Home Health & Hospice

Upcoming events shine light on elder issues

Homecare Insider, April 13, 2015

June 15 will be the ninth annual World Elder Abuse Awareness Day (WEAAD)—an event held to unite communities across the globe in the fight against a pervasive crime characterized by low visibility, resource deficits, and a pool of potential victims that is expanding in tandem with the nation’s population of senior citizens. 

These gaps are even more alarming when juxtaposed with the dismal state of today’s reporting rates: As few as one in 24 cases of elder abuse are reported to authorities, and only an estimated one in five are ever discovered even though data from the U.S. Department of Health and Human Services (HHS) shows that five million older Americans are believed to be the victims of elder abuse each year, losing an estimated $2.6 billion in that time frame as a result.
 
In response to the insidious crime, WEAAD was first kicked off in 2006 by the International Network for the Prevention of Elder Abuse and the World Health Organization. The event is intended to foster better understanding of elder abuse and neglect on a global scale by encouraging the development of initiatives that raise awareness about the cultural, social, economic, and demographic factors at play.
 
Recommended WEAAD activities include creating educational programs; volunteering to call or visit an isolated senior; or alerting local press about the forthcoming event to advance awareness.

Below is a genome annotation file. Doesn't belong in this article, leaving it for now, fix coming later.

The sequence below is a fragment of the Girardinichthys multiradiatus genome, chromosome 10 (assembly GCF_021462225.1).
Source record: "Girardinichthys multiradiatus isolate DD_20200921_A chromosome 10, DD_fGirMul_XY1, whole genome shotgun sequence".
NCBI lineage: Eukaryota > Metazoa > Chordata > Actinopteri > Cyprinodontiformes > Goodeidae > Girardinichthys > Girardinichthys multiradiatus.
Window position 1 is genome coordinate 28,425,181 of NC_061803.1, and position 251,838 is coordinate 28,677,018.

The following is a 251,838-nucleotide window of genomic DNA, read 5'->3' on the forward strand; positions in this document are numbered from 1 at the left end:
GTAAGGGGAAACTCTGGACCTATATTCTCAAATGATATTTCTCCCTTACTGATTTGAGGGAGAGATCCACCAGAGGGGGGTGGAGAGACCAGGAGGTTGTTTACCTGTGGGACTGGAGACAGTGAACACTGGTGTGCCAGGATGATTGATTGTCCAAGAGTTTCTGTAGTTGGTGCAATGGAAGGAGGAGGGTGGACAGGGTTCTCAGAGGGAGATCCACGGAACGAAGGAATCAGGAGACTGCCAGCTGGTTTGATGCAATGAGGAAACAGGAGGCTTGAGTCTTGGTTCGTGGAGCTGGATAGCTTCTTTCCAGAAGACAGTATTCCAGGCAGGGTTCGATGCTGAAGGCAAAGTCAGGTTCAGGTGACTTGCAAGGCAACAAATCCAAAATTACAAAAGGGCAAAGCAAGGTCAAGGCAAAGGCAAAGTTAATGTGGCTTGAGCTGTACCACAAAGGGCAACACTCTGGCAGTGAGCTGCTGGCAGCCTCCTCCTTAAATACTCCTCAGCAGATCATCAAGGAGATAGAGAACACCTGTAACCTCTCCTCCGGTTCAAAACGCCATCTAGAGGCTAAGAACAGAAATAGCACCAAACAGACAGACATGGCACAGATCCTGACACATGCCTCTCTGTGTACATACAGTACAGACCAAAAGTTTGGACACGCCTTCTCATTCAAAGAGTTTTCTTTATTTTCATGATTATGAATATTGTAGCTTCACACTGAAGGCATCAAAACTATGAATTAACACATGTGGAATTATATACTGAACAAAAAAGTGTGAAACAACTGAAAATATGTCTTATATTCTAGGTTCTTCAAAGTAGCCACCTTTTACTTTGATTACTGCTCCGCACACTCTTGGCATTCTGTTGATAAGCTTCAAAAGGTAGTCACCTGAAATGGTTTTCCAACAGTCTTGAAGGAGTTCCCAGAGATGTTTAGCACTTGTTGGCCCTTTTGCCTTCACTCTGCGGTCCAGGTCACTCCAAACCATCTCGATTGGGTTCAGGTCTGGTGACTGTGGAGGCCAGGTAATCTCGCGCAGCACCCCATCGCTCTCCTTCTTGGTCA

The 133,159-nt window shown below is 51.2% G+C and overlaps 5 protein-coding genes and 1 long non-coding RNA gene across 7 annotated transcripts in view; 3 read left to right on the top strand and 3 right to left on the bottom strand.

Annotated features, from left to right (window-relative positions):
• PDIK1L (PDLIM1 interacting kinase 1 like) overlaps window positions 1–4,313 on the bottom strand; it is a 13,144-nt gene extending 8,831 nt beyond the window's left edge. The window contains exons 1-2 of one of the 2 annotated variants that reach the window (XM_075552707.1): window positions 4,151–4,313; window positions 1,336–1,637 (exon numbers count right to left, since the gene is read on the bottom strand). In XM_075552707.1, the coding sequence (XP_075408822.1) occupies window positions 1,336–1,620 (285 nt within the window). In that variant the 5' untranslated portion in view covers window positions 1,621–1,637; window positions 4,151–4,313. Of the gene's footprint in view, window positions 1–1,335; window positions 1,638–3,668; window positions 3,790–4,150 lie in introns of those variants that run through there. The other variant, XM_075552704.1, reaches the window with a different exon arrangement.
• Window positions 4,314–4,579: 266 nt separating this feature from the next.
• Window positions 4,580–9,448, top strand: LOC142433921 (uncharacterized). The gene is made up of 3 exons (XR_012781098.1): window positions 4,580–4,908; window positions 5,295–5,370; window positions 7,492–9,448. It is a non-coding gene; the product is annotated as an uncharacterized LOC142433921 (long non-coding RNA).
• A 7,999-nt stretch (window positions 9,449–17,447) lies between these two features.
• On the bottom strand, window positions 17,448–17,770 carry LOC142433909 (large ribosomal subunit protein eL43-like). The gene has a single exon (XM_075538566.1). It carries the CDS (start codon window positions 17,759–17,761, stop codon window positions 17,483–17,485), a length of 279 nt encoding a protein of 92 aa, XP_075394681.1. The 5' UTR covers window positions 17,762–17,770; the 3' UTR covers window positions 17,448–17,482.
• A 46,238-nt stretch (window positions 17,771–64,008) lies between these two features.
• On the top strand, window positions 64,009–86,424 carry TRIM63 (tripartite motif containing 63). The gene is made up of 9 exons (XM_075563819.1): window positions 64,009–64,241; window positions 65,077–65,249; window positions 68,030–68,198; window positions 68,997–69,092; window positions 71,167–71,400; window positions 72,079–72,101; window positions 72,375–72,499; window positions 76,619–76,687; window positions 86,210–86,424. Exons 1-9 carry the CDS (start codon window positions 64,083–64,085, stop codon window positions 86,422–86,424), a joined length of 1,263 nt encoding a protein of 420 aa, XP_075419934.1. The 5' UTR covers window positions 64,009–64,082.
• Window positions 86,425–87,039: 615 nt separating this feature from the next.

WEAAD is observed on the heels of May’s Older Americans Month, a national event first launched by President John F. Kennedy and members of the National Council of Senior Citizens in 1963 to “acknowledge the contributions of past and current older persons to our country,” according to the HHS’ Administration of Community Living (ACL). For nearly 40 years, each iteration of the commemoration has built festivities around a certain theme. This year, to pay homage to the 50th anniversary of the Older Americans Act, the theme will be “Get into the Act,” and will showcase “how older adults are taking charge of their health, getting engaged in their communities, and making a positive impact in the lives of others,” says the ACL. The administration has posted to its website a host of tools and resources to help individuals and groups across the country participate in the event by raising awareness about elders’ issues and contributions.   
 
For more information on how to get involved in the two elder-focused events, click here and here.
 
In addition, Beacon Institute members can learn more about recognizing the symptoms of elder abuse and implementing tailored strategies to protect home health patients against the pervasive crime by revisiting the October and December 2014 issues of Homecare DIRECTION.